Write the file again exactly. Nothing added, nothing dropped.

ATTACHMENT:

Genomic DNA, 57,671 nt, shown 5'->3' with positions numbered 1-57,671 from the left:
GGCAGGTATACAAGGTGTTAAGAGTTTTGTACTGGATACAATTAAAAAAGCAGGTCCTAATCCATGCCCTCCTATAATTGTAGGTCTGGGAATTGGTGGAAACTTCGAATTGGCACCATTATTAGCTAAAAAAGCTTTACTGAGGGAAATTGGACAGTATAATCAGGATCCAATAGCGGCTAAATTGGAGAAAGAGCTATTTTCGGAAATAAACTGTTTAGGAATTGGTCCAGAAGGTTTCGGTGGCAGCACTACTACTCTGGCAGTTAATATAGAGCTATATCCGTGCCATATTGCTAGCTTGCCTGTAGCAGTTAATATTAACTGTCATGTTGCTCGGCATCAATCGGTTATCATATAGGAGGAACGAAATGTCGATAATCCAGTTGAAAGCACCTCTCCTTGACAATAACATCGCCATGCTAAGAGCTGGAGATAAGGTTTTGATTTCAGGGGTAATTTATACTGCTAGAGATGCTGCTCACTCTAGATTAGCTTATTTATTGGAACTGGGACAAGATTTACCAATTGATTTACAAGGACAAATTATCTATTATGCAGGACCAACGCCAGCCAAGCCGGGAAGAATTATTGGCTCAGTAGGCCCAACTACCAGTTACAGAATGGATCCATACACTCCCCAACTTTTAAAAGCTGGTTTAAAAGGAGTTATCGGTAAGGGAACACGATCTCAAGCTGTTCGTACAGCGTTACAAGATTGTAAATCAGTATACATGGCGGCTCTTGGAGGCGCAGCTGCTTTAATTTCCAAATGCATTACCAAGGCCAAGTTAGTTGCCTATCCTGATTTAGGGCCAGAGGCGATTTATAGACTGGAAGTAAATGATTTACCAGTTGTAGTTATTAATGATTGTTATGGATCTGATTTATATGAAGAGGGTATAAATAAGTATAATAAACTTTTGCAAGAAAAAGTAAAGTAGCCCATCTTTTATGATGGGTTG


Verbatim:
Genomic DNA, 57,671 nt, shown 5'->3' with positions numbered 1-57,671 from the left:
GGCAGGTATACAAGGTGTTAAGAGTTTTGTACTGGATACAATTAAAAAAGCAGGTCCTAATCCATGCCCTCCTATAATTGTAGGTCTGGGAATTGGTGGAAACTTCGAATTGGCACCATTATTAGCTAAAAAAGCTTTACTGAGGGAAATTGGACAGTATAATCAGGATCCAATAGCGGCTAAATTGGAGAAAGAGCTATTTTCGGAAATAAACTGTTTAGGAATTGGTCCAGAAGGTTTCGGTGGCAGCACTACTACTCTGGCAGTTAATATAGAGCTATATCCGTGCCATATTGCTAGCTTGCCTGTAGCAGTTAATATTAACTGTCATGTTGCTCGGCATCAATCGGTTATCATATAGGAGGAACGAAATGTCGATAATCCAGTTGAAAGCACCTCTCCTTGACAATAACATCGCCATGCTAAGAGCTGGAGATAAGGTTTTGATTTCAGGGGTAATTTATACTGCTAGAGATGCTGCTCACTCTAGATTAGCTTATTTATTGGAACTGGGACAAGATTTACCAATTGATTTACAAGGACAAATTATCTATTATGCAGGACCAACGCCAGCCAAGCCGGGAAGAATTATTGGCTCAGTAGGCCCAACTACCAGTTACAGAATGGATCCATACACTCCCCAACTTTTAAAAGCTGGTTTAAAAGGAGTTATCGGTAAGGGAACACGATCTCAAGCTGTTCGTACAGCGTTACAAGATTGTAAATCAGTATACATGGCGGCTCTTGGAGGCGCAGCTGCTTTAATTTCCAAATGCATTACCAAGGCCAAGTTAGTTGCCTATCCTGATTTAGGGCCAGAGGCGATTTATAGACTGGAAGTAAATGATTTACCAGTTGTAGTTATTAATGATTGTTATGGATCTGATTTATATGAAGAGGGTATAAATAAGTATAATAAACTTTTGCAAGAAAAAGTAAAGTAGCCCATCTTTTATGATGGGTTG